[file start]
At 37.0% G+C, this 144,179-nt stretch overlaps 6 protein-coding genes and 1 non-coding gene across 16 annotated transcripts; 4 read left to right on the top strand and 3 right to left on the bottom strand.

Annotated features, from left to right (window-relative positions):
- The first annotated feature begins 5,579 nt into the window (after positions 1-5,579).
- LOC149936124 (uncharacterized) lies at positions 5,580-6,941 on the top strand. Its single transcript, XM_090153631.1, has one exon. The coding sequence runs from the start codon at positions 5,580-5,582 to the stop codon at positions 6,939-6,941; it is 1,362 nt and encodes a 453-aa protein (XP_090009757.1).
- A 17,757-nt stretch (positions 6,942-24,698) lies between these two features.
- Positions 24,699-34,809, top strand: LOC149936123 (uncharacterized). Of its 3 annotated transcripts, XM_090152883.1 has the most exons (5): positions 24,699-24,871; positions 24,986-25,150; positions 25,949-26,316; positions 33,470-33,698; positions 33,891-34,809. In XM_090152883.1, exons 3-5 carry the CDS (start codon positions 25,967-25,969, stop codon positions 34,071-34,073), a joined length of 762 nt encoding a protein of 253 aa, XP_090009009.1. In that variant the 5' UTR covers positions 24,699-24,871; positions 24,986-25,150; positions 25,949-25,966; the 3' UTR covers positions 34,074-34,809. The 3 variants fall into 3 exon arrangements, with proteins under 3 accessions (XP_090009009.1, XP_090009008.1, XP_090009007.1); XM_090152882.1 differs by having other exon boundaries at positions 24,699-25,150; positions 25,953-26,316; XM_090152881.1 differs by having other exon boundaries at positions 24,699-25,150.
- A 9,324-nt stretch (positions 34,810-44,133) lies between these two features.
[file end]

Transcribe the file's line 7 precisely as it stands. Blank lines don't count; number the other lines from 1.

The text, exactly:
- A 9,324-nt stretch (positions 34,810-44,133) lies between these two features.